Fundamental Physics

A supercluster as seen by Planck via the Sunyaev-Zel'dovich effect (left) and XMM-Newton in x-rays (right).
Credits: ESA / HFI & LFI Consortia (Planck); ESA (XMM).
Click for a full-size image.

Cosmology is sensitive to a range of length and energy scales not accessible to terrestrial physics experiments and hence, if detailed observational information can accumulated, it can be used to probe fundamental processes not possible in any other way. For example, at early times in the Universe one can possibly probe GUT scale physics through its impact on the dynamics of inflation, whereas in late times one can probe infrared modifications to gravity via their influence on the expansion history of the Universe.

Within the JBCA we are interested in all possible impacts of fundamental physics on the evolution of the Universe, but a the moment we are particularly concentrating on the origins of the cosmic acceleration and the observational consequences of topological defects.

We work closely with our colleagues interested in observations, notably, those working on the Cosmic Microwave Background and Weak Gravitational Lensing to constrain our theories, and also with Prof Apostolos Pilaftsis and Dr Fedor Bezrukov in the theoretical particle physics group. [Add link to Manchester Particle Physics.

Research activities

  • Dark Energy and Modified Gravity

    The origin of the observed cosmic acceleration is presently unknown. Ideas to explain this include dark energy - a mysterious energy density component of the universe with unusual properties - or an infra-red modification to the laws of gravity. We have worked both on development of theoretical models for dark energy and modified gravity, and also developing a phenomenological prescription based on effective actions and describing a wide range of models via equations of the state for perturbations.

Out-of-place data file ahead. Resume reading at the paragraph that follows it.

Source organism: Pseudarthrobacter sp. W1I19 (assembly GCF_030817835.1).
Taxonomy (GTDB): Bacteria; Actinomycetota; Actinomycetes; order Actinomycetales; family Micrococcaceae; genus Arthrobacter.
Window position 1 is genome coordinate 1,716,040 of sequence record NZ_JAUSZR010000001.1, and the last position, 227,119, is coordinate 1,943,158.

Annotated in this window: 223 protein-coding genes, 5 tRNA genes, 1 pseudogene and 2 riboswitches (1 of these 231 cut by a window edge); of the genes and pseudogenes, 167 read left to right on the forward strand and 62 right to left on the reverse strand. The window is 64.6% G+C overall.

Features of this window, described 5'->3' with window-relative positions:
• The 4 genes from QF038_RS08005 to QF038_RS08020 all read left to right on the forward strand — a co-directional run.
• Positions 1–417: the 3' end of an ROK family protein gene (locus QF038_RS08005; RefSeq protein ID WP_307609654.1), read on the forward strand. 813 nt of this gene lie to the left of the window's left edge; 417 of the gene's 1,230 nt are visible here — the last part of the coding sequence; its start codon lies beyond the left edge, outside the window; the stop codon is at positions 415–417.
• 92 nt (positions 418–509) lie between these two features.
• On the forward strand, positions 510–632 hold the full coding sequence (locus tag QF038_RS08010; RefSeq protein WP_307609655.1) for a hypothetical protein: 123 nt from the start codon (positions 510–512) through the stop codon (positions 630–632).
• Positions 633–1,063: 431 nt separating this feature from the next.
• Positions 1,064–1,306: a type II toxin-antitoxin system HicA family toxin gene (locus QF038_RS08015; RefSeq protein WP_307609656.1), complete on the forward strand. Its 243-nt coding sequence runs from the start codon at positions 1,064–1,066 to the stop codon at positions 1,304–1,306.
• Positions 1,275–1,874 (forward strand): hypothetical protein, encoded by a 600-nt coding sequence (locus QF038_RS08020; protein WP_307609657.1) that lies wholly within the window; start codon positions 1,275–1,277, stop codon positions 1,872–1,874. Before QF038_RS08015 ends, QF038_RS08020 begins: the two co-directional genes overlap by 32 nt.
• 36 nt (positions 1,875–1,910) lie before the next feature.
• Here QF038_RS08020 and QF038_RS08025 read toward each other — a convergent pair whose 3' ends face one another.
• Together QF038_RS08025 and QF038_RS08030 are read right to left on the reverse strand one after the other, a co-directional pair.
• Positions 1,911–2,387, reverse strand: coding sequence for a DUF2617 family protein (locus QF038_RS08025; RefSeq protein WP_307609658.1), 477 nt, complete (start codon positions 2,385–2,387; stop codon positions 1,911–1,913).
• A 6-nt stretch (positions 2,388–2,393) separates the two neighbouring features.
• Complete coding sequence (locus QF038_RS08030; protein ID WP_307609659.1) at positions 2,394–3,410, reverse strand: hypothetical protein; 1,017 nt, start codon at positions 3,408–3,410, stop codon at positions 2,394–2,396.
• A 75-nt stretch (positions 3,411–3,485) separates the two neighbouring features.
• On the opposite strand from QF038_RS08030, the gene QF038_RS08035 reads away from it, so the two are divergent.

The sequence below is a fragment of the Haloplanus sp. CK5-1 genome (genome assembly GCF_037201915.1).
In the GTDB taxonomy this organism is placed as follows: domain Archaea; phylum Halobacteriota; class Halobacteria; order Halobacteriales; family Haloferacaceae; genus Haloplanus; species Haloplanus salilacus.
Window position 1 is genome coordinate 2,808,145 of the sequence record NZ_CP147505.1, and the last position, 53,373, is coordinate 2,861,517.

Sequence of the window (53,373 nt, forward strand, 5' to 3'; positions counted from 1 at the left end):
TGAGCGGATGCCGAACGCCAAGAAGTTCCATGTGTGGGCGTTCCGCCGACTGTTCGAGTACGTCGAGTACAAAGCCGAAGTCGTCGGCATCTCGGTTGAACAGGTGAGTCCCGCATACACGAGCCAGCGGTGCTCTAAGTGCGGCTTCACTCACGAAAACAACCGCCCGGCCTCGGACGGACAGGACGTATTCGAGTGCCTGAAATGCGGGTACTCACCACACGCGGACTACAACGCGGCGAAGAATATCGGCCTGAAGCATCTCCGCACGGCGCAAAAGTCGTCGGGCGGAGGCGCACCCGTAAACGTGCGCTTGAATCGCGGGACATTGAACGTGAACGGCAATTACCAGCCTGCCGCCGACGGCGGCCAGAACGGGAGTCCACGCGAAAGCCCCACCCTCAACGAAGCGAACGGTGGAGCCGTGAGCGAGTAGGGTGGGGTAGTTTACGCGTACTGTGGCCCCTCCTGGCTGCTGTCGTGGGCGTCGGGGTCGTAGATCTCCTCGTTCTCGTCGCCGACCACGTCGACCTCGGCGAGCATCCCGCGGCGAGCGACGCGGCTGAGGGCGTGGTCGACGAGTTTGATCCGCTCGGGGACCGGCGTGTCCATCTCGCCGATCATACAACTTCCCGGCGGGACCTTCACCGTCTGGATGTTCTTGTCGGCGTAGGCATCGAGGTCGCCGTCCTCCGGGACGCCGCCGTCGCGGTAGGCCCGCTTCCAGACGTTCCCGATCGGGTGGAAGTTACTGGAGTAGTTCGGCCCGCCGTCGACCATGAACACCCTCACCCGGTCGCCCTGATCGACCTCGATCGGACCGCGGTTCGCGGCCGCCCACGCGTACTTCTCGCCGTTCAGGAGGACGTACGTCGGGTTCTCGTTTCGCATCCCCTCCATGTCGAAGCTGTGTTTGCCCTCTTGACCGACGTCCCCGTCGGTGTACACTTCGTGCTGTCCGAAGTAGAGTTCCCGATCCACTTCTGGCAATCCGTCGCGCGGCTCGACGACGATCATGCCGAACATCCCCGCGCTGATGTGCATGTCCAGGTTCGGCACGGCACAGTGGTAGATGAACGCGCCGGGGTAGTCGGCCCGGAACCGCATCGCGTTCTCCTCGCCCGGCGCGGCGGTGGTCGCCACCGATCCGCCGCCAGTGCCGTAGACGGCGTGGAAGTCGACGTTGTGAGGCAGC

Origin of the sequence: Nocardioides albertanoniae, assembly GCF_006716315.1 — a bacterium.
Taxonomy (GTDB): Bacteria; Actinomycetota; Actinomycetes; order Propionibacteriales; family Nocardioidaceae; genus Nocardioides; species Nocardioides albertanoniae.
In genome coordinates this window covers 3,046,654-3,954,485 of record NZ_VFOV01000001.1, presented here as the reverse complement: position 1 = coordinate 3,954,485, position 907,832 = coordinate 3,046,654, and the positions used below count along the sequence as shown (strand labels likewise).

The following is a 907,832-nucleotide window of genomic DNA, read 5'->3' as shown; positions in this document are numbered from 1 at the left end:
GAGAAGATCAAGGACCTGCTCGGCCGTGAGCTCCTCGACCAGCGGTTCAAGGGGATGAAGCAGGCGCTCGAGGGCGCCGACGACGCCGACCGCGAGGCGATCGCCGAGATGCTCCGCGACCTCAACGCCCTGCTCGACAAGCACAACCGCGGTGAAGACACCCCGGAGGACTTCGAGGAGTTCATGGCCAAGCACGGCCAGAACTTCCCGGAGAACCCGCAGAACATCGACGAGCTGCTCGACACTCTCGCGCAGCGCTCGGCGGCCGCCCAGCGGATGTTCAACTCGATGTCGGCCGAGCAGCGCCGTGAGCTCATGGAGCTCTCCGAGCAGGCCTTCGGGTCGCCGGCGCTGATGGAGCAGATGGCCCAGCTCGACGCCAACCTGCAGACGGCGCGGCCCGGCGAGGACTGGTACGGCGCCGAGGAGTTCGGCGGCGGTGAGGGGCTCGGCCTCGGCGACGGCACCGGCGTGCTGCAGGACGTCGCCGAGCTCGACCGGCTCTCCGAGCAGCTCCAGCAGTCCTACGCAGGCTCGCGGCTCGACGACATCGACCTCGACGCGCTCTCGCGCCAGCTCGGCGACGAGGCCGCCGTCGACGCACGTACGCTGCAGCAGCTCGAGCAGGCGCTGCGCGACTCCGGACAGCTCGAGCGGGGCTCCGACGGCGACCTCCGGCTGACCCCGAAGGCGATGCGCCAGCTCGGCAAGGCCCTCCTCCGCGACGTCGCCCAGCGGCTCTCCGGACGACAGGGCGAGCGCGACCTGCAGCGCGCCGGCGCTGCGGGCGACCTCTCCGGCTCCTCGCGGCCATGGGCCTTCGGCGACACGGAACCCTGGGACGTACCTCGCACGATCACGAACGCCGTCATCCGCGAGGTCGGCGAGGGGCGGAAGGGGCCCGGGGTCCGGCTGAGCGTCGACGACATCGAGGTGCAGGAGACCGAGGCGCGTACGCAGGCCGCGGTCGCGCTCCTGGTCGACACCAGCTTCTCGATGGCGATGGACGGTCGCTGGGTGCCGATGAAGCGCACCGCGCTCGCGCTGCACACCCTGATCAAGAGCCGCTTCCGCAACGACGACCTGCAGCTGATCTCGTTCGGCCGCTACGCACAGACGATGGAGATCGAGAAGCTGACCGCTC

• Observational consequences of topological defects

    Topological defects can form at a phase transition where spontaneous symmetry breaking takes place. If the vacuum manifold is non-trivial defects will form according to the Kibble Mechanism. Most interesting from the point of view of cosmology are cosmic strings which could form, for example, when a U(1) symmetry is broken. These strings are thought to evolve toward a self-similar scaling solution where their density remains a constant fraction of the density of the Universe. We have been particularly involved in constraining the mass per unit length of these strings using CMB and pulsar timing observations.

  • Lead researcher

    Richard Battye

    Richard Battye

    Professor of Cosmology and Associate Director (Science) in the JBCA

    Short quote relating to research.

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    An illustration of the Sunyaev-Zel'dovich Effect.

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